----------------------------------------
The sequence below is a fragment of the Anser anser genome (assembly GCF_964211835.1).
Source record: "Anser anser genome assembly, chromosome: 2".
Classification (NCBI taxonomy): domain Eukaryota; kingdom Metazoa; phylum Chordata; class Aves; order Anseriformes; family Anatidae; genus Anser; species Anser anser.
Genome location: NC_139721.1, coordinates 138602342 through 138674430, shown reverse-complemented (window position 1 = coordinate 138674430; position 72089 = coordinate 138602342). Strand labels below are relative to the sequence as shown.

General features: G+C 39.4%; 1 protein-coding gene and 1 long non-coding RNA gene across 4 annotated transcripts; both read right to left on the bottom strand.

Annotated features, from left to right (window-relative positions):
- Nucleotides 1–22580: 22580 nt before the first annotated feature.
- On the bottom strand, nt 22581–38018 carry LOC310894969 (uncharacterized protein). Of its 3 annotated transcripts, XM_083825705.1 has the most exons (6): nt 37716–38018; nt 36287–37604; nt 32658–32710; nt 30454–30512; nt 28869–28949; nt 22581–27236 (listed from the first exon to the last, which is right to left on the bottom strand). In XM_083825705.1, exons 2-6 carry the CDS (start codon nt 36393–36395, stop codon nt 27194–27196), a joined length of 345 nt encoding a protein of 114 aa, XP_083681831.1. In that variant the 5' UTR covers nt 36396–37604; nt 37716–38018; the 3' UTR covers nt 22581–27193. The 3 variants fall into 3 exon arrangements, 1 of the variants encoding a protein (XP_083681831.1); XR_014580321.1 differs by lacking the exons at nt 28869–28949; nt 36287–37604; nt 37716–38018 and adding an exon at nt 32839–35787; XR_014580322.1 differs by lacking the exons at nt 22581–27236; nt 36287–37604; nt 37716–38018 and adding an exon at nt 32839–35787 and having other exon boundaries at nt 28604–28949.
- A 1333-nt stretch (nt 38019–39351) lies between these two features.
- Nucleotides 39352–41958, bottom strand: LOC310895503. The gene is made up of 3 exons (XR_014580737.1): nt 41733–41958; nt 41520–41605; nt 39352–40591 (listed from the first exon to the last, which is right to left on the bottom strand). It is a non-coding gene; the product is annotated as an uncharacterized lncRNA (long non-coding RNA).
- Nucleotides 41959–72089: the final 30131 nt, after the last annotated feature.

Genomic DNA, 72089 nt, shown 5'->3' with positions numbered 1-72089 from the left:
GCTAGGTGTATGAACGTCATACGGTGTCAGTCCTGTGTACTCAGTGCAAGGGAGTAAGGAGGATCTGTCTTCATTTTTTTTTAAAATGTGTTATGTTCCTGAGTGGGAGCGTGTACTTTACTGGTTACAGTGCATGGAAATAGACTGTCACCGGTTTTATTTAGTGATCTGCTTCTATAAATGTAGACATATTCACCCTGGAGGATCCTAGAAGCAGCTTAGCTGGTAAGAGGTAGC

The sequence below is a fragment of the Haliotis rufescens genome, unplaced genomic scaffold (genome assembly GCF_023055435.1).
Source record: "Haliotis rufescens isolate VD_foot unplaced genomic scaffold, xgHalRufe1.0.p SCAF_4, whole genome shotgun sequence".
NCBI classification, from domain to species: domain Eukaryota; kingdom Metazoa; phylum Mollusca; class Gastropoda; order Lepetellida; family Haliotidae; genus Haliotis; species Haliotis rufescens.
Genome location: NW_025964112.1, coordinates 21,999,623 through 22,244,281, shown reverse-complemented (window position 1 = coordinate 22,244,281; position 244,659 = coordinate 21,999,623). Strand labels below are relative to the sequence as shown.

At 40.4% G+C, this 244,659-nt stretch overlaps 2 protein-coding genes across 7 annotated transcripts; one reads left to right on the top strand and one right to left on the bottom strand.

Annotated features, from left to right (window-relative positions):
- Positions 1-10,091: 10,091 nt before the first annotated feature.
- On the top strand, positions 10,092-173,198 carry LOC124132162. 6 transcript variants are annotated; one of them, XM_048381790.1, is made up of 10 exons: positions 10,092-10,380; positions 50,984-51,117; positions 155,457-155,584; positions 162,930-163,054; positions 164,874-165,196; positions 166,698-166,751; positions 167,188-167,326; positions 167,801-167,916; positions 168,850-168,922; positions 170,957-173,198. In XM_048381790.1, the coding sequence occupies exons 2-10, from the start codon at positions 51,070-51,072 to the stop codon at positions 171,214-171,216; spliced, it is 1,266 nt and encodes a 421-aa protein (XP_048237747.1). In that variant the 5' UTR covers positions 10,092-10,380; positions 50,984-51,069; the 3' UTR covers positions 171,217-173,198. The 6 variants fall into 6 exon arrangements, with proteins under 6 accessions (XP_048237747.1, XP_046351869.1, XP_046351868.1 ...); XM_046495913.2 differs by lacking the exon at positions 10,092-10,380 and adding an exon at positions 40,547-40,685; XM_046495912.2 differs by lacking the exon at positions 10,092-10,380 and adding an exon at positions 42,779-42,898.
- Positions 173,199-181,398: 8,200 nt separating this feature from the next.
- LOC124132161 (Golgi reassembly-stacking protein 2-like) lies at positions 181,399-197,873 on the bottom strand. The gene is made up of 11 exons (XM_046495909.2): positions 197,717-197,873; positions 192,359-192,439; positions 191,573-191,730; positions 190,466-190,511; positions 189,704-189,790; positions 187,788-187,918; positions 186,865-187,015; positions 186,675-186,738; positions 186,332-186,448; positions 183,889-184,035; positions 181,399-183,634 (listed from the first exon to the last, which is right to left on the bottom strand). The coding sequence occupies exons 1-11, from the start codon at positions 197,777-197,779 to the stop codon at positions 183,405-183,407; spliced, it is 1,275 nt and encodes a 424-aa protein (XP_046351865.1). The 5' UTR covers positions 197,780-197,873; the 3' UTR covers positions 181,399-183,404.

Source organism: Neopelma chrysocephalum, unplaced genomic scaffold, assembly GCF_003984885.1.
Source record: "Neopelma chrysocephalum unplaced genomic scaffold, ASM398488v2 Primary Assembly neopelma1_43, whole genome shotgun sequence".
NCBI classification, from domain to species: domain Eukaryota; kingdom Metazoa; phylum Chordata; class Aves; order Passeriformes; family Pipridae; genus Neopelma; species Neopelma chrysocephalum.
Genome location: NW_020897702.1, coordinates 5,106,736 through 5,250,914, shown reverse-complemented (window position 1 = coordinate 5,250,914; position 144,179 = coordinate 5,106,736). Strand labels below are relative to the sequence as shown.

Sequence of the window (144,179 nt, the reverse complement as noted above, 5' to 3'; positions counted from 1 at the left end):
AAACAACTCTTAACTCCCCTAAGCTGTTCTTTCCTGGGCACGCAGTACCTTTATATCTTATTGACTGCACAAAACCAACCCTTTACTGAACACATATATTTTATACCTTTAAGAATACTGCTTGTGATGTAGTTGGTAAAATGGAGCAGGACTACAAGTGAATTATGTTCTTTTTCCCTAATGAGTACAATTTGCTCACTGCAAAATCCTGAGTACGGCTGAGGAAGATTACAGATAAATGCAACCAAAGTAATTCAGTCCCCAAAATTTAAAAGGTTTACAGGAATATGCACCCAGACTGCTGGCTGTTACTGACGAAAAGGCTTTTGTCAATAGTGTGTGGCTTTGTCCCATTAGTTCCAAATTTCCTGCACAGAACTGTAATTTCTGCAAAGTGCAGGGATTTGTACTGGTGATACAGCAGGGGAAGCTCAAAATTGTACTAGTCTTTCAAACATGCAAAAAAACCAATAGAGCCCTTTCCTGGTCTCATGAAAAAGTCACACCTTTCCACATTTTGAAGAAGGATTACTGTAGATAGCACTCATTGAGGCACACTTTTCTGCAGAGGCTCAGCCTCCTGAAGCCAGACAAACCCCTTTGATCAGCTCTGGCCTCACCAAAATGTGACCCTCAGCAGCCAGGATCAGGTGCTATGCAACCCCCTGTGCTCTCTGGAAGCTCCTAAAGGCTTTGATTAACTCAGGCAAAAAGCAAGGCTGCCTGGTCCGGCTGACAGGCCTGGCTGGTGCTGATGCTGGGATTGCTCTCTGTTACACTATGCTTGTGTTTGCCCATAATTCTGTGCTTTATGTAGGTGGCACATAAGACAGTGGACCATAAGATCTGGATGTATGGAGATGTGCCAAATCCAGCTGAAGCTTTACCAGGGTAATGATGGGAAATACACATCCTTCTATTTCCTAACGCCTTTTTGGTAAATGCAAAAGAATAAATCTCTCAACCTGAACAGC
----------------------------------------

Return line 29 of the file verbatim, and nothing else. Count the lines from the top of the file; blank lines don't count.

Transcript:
AAACAACTCTTAACTCCCCTAAGCTGTTCTTTCCTGGGCACGCAGTACCTTTATATCTTATTGACTGCACAAAACCAACCCTTTACTGAACACATATATTTTATACCTTTAAGAATACTGCTTGTGATGTAGTTGGTAAAATGGAGCAGGACTACAAGTGAATTATGTTCTTTTTCCCTAATGAGTACAATTTGCTCACTGCAAAATCCTGAGTACGGCTGAGGAAGATTACAGATAAATGCAACCAAAGTAATTCAGTCCCCAAAATTTAAAAGGTTTACAGGAATATGCACCCAGACTGCTGGCTGTTACTGACGAAAAGGCTTTTGTCAATAGTGTGTGGCTTTGTCCCATTAGTTCCAAATTTCCTGCACAGAACTGTAATTTCTGCAAAGTGCAGGGATTTGTACTGGTGATACAGCAGGGGAAGCTCAAAATTGTACTAGTCTTTCAAACATGCAAAAAAACCAATAGAGCCCTTTCCTGGTCTCATGAAAAAGTCACACCTTTCCACATTTTGAAGAAGGATTACTGTAGATAGCACTCATTGAGGCACACTTTTCTGCAGAGGCTCAGCCTCCTGAAGCCAGACAAACCCCTTTGATCAGCTCTGGCCTCACCAAAATGTGACCCTCAGCAGCCAGGATCAGGTGCTATGCAACCCCCTGTGCTCTCTGGAAGCTCCTAAAGGCTTTGATTAACTCAGGCAAAAAGCAAGGCTGCCTGGTCCGGCTGACAGGCCTGGCTGGTGCTGATGCTGGGATTGCTCTCTGTTACACTATGCTTGTGTTTGCCCATAATTCTGTGCTTTATGTAGGTGGCACATAAGACAGTGGACCATAAGATCTGGATGTATGGAGATGTGCCAAATCCAGCTGAAGCTTTACCAGGGTAATGATGGGAAATACACATCCTTCTATTTCCTAACGCCTTTTTGGTAAATGCAAAAGAATAAATCTCTCAACCTGAACAGC